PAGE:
Print version ISSN 0103-5053
J. Braz. Chem. Soc. vol.11 n.1 São Paulo Jan./Feb. 2000
Marcos F. de S. Teixeira, Luiz A. Ramos, Neila M. Cassiano, Orlando Fatibello-Filho e Nerilso Bocchi*
Departamento de Química, Centro de Ciências Exatas e de Tecnologia, Universidade
Federalde São Carlos, CP 676, 13.560-970, São Carlos - SP, Brazil
Uma avaliação sistemática de um eletrodo tubular de Fe2O3 em grafite epóxi foi realizada através de medições de pH em um sistema de injeção em fluxo de linha única. O eletrodo tubular foi obtido pela deposição de uma mistura de óxido de ferro(III), pó de grafite e resina epóxi no interior de um orifício feito previamente no canal de injeção (de resina poliuretana). O efeito da composição do eletrodo e dos parâmetros do sistema de injeção em fluxo (vazão e volume amostra) sobre a resposta do eletrodo foram avaliados em quintuplicata (limite de confiança de 95%). A melhor resposta potenciométrica (E/mV = 178,2 - 26,5 pH; r = 0,9995) foi obtida no intervalo de pH de 2 a 12 com um eletrodo de composição em massa 30% de Fe2O3, 20% de grafite e 50% de resina epóxi, volume de injeção de amostra de 300 mL e vazão de 3,2 mL min-1. A frequência analítica foi 90 h-1 e um tempo de vida útil de pelo menos 6 meses (mais de 2000 determinações) foi obtido.
A systematic evaluation of a Fe2O3 graphite-epoxy tubular electrode was investigated through pH measurements in a single-channel flow injection system. The tubular electrode was obtained by deposition of a mixture of iron(III) oxide, graphite powder and epoxy resin into a hole previously made in the injection channel (of a polyuretane resin block). The effect of electrode composition and flow injection parameters (flow rate and injection sample volume) on the Fe2O3-tubular-electrode response was initially evaluated in quintuplicate (confidence level of 95%). The best potentiometric response (E/mV = 178.2 - 26.5 pH; r = 0.9995) was reached in the pH range 2 to 12 with an electrode composition in mass of 30% Fe2O3, 20% graphite and 50% epoxy resin, injection sample volume of 300 mL and a flow rate of 3.2 mL min-1. The frequency rate was 90 h-1 and a useful lifetime of at least six months (more than 2000 determinations) was obtained.
Keywords: Fe2O3 tubular electrode, graphite-epoxy, pH sensor, flow injection analysis.
The pH control of aqueous solutions is an important requirement in routine laboratories, industrial processes, alcoholic fermentation, and in medical and agricultural sciences. For this control, the glass electrode is usually the potentiometric sensor of choice in a wide pH range. Although the glass electrode presents selectivity and sensitivity, it has some limitations such as fragility and difficulties of miniaturization for application in flow injection analysis (FIA).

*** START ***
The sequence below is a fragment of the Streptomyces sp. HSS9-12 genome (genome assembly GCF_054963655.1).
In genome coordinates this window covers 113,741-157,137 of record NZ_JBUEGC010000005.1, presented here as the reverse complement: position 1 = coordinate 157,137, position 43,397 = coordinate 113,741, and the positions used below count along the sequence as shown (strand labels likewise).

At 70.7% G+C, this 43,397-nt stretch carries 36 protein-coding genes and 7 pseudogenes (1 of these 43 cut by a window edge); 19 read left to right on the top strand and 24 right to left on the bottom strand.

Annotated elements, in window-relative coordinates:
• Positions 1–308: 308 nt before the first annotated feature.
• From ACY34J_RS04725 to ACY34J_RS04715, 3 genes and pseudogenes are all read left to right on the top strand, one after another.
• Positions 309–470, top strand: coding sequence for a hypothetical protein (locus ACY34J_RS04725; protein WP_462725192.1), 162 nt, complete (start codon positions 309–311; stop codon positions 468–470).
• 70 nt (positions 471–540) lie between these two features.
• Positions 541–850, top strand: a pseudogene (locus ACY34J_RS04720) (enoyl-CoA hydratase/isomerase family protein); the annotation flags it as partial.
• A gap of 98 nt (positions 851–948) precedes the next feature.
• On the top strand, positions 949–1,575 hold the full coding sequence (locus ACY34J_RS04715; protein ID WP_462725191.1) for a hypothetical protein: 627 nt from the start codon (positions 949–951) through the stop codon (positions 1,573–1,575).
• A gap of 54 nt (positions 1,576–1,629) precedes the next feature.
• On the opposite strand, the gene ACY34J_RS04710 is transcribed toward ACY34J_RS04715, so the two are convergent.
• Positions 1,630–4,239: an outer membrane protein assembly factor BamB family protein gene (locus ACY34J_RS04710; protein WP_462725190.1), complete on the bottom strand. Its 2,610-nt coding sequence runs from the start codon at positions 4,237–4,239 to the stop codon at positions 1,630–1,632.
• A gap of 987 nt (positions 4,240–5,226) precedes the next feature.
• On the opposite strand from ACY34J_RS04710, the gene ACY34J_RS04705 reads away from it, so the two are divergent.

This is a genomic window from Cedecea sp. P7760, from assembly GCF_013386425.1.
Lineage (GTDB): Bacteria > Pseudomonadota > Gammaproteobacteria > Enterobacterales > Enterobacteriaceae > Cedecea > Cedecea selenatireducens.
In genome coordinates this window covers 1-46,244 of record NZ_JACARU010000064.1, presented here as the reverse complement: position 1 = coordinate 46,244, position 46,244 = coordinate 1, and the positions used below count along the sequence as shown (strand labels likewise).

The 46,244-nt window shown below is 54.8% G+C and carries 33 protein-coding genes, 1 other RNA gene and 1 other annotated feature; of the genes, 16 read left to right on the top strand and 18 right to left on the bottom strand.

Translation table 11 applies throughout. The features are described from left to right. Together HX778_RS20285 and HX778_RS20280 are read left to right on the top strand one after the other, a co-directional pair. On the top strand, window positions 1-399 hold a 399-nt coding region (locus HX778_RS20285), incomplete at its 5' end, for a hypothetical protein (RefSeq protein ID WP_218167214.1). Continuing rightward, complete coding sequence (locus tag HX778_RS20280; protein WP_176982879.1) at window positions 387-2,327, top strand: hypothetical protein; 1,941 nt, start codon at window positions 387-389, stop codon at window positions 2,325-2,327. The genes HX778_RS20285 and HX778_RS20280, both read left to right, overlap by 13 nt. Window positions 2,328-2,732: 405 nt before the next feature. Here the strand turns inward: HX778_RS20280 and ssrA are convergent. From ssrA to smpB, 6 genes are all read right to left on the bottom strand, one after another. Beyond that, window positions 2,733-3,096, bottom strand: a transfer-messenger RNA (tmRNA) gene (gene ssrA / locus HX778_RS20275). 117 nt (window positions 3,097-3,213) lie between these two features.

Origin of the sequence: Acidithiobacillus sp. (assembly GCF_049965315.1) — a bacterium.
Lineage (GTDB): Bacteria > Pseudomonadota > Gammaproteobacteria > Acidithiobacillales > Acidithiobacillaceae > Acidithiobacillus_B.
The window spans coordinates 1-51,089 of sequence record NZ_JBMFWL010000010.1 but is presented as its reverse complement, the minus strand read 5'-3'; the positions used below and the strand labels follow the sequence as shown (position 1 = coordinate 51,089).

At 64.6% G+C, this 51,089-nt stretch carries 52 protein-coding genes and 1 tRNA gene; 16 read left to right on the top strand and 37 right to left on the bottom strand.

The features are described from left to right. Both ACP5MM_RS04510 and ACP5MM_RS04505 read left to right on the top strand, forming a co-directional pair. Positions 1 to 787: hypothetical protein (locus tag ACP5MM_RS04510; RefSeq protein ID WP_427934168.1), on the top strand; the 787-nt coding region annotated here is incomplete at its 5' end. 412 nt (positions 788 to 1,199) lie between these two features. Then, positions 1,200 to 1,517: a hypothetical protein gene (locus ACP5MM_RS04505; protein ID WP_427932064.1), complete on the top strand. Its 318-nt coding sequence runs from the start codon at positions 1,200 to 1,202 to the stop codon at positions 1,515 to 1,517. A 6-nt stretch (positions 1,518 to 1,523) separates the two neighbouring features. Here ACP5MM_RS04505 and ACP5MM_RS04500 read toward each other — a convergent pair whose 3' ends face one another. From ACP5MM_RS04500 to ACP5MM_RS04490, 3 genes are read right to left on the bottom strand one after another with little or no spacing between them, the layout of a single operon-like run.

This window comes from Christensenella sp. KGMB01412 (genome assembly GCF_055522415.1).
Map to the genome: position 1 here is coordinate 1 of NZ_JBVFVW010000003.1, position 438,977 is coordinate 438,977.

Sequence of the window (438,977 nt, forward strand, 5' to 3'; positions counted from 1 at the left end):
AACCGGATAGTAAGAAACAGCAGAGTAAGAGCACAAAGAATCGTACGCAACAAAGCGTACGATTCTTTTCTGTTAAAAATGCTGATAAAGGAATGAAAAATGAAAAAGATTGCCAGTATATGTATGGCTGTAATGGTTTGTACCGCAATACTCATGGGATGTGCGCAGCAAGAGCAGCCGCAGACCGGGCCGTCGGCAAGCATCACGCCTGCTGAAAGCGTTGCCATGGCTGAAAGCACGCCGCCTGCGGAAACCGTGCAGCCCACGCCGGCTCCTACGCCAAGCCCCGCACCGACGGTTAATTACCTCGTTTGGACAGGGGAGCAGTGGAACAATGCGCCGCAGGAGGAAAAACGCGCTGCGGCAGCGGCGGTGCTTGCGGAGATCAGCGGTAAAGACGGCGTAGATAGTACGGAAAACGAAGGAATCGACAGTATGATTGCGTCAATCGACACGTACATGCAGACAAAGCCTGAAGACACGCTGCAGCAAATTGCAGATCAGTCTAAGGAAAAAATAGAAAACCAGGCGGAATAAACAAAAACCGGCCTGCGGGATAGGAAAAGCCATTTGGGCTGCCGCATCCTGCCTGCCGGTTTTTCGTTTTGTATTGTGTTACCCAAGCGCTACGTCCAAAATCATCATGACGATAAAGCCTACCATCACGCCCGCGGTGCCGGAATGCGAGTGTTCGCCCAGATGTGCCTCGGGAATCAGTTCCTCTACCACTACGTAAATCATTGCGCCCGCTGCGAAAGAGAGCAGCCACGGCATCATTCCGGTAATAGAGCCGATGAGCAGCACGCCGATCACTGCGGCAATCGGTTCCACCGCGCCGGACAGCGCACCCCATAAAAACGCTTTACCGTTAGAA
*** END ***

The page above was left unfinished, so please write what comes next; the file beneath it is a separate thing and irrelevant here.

Several conductometric1, spectrophotometric2-5 and amperometric6,7 flow injection procedures have been reported for pH determinations. More recently, a bulk acoustic wave impedance sensor based on changes in the conductivity of the solution was developed for rapid determination of volatile acids (mainly acetic acid) in a FIA system8. There has also been significant interest in the use of indicator electrodes as potentiometric detectors in FIA due to their high selectivity, sensitivity, simplicity and low cost. However, there are only a few reports on pH determination using indicator electrodes in FIA. Tungsten9,10 and antimony11 oxides were studied as potentiometric electrodes as pH sensor in flow injection potentiometry. On the other hand, PVC has been used as the matrix and support for immobilization of various neutral carriers and ionophores12-15 in the construction of electrodes for pH and acidity determination in FIA. Although the combination of ion selective electrodes and flow injection analysis allows the development of systems capable of eliminating interferences, these sensors exhibit small pH response ranges and short lifetimes. The application of Ta2O5, ZrO2, Al2O3 and Si3N4 films produced on SiO2-Si substrates (CHEMFETS) as pH-sensitive membranes in FIA has also been described in the literature16,17. However, the disadvantages of such sensors are arduous preparation, interference of Na+ ions and long response time.
A number of electrode designs have been incorporated into flow injection systems. The construction of tubular electrodes with conductive epoxy resin has been proposed by Alegret et al.18,19. These tubular electrodes have an ideal geometric design for the hydrodynamic flow conditions, avoiding the decrease of the analytic signal by dispersion20,21. In the present paper, the results of a systematic evaluation of a Fe2O3-based graphite-epoxy tubular electrode as pH sensor in flow injection potentiometry are reported. The electrode is made of graphite as the conductor, iron(III) oxide as the active material and an epoxy resin as the binding agent. The effect of electrode composition and the response characteristics under different flow injection conditions (flow rate and injection sample volume) on the Fe2O3-based graphite-epoxy tubular electrode were investigated.